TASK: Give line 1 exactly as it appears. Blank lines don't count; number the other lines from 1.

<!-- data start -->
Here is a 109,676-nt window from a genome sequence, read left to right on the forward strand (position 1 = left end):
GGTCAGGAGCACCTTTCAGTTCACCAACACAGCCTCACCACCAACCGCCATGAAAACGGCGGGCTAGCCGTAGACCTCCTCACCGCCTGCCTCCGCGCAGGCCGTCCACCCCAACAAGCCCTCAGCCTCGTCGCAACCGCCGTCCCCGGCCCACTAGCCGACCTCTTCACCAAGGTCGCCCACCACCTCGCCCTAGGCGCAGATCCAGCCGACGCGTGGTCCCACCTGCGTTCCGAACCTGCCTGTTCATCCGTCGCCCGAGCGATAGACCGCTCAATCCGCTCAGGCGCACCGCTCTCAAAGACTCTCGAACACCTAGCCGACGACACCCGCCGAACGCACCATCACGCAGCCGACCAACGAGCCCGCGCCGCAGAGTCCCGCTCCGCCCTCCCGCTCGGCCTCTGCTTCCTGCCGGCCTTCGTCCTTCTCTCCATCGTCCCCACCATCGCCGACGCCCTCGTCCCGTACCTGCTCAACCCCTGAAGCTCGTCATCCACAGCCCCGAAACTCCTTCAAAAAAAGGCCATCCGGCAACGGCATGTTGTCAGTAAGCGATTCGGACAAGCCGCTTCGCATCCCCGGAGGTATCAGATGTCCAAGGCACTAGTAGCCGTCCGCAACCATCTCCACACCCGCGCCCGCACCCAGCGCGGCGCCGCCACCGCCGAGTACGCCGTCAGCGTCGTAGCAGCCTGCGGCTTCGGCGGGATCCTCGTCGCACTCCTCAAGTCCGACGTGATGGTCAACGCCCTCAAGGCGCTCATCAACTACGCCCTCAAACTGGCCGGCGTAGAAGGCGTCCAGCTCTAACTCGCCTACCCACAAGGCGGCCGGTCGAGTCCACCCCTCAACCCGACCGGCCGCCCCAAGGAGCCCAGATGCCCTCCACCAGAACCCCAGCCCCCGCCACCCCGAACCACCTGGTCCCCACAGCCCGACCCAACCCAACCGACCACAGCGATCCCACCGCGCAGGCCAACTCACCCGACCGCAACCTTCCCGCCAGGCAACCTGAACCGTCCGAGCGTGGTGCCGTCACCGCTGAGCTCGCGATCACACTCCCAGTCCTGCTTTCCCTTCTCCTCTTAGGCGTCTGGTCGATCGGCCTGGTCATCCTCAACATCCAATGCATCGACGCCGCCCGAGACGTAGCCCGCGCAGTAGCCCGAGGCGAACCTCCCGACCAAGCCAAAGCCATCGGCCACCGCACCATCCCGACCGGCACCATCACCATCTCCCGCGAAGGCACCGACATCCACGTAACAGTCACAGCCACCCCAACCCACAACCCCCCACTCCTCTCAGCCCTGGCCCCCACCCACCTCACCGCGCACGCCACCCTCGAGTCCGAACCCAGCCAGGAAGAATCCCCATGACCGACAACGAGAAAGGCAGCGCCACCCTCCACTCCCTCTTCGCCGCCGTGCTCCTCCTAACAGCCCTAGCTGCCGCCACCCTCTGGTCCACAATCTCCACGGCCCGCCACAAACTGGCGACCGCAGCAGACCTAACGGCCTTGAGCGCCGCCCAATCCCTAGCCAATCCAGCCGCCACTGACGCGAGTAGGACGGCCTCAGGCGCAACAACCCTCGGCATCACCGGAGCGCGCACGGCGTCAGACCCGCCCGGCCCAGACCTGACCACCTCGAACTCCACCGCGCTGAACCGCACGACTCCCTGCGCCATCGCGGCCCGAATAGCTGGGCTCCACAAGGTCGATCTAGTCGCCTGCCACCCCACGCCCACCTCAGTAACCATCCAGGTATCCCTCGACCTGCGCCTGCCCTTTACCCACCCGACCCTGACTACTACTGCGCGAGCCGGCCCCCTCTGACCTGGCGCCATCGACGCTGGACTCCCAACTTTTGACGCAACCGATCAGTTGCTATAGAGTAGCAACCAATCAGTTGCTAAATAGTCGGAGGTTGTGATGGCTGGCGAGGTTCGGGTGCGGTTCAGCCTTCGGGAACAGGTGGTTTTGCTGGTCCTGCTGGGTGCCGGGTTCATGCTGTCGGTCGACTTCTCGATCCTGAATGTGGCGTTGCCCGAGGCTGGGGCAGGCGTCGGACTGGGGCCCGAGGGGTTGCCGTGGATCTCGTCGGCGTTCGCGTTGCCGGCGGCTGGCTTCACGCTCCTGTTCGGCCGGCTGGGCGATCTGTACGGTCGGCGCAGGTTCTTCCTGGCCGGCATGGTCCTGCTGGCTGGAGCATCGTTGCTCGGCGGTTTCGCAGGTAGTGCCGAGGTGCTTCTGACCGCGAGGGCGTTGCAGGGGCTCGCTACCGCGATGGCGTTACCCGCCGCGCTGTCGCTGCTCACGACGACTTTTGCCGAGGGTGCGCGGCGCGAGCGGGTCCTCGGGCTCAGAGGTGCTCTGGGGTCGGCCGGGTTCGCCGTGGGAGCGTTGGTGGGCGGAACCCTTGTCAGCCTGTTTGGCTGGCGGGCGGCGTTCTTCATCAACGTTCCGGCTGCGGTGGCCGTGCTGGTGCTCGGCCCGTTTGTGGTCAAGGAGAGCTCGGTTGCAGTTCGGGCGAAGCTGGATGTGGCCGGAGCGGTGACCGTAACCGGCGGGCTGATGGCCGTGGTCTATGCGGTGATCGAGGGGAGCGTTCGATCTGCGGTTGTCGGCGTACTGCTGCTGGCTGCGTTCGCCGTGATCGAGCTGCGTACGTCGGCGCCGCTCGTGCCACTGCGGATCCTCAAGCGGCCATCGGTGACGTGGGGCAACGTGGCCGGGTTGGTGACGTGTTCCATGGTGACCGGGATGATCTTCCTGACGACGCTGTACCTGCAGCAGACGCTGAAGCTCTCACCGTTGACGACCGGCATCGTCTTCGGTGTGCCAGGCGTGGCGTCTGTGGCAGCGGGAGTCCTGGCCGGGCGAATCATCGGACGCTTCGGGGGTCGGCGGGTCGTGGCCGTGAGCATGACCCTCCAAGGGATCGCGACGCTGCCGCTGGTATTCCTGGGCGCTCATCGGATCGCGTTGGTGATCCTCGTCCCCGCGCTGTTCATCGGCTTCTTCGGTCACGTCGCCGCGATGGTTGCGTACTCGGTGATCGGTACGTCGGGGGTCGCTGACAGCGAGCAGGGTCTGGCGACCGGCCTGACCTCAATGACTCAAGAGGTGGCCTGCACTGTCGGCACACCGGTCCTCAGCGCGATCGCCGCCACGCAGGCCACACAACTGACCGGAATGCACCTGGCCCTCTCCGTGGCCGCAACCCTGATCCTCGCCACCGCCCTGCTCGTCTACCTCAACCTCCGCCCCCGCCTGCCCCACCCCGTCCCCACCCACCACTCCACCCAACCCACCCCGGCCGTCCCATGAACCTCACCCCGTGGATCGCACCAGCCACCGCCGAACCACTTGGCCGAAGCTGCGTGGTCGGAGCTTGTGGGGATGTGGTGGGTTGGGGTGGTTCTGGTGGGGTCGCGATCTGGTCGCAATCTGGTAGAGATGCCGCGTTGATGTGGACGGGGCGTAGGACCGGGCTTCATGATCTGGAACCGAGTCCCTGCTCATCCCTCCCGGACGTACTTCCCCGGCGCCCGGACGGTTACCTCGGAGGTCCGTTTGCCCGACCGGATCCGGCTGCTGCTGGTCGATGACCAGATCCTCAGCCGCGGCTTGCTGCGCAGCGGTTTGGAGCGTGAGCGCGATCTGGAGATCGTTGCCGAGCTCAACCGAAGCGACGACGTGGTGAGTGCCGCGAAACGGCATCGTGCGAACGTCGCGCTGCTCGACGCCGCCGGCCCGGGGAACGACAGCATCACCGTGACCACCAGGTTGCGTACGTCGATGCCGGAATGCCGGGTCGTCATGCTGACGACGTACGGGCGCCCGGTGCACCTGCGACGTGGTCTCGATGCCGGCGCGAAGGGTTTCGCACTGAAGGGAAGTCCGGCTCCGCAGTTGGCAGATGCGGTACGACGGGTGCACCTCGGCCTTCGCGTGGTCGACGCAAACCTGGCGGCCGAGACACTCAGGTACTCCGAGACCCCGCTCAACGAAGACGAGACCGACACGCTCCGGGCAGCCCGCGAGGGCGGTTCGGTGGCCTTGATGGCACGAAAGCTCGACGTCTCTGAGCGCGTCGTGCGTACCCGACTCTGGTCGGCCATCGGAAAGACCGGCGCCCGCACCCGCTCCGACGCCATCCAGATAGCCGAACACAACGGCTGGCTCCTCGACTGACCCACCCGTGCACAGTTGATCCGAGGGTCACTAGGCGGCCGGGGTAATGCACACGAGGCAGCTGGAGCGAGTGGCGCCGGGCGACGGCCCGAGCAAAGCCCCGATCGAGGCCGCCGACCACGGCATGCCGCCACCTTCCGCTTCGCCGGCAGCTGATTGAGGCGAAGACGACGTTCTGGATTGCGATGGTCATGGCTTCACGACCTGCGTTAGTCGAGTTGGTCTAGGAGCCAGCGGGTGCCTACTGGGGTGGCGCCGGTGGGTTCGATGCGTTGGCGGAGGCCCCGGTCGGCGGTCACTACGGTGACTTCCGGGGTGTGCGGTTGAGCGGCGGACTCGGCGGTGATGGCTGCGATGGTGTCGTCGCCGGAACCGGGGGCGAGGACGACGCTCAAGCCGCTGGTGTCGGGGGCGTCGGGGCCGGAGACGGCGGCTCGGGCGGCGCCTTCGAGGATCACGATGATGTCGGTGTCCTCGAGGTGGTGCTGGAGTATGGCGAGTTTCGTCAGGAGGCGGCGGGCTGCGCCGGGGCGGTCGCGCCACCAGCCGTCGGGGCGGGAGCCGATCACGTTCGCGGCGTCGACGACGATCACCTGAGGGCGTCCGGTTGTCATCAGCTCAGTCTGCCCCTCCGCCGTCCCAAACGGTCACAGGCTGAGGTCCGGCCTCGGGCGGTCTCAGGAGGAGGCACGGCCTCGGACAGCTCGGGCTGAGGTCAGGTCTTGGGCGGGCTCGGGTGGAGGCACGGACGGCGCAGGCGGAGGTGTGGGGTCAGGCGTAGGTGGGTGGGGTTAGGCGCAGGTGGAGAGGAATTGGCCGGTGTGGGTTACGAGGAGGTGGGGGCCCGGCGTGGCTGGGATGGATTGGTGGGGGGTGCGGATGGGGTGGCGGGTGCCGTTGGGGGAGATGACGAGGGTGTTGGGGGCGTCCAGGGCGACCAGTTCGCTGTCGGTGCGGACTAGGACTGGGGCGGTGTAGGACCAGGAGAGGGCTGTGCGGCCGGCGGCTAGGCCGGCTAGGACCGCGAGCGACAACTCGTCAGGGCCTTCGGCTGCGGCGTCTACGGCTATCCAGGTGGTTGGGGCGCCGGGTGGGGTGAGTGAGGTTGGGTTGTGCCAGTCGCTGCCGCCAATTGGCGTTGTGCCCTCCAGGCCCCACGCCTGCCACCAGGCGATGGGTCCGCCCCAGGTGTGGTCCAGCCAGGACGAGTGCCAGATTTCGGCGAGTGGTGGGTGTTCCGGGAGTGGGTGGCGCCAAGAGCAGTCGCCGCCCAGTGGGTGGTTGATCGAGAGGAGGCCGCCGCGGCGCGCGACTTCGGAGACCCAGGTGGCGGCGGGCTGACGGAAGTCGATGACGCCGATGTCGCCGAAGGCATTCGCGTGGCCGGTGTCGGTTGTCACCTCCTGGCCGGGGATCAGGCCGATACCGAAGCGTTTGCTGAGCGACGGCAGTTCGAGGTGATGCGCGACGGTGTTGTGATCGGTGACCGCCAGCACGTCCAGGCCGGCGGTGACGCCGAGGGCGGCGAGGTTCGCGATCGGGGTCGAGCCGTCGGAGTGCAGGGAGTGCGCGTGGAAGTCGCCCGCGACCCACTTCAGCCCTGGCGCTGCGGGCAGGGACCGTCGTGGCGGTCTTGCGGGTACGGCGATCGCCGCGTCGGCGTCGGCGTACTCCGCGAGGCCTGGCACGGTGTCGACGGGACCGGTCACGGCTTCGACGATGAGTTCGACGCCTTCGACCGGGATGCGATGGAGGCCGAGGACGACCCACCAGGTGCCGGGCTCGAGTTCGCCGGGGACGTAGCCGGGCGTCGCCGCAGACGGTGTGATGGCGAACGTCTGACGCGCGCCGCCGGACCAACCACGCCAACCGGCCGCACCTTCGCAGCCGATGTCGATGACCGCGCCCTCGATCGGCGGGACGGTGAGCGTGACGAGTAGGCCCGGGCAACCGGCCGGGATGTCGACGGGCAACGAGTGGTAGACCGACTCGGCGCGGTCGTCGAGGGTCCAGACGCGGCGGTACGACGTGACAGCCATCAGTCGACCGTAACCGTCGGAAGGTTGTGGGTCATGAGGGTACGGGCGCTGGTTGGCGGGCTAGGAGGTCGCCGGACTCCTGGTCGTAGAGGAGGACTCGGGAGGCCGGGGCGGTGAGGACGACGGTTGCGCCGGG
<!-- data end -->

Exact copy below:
Here is a 109,676-nt window from a genome sequence, read left to right on the forward strand (position 1 = left end):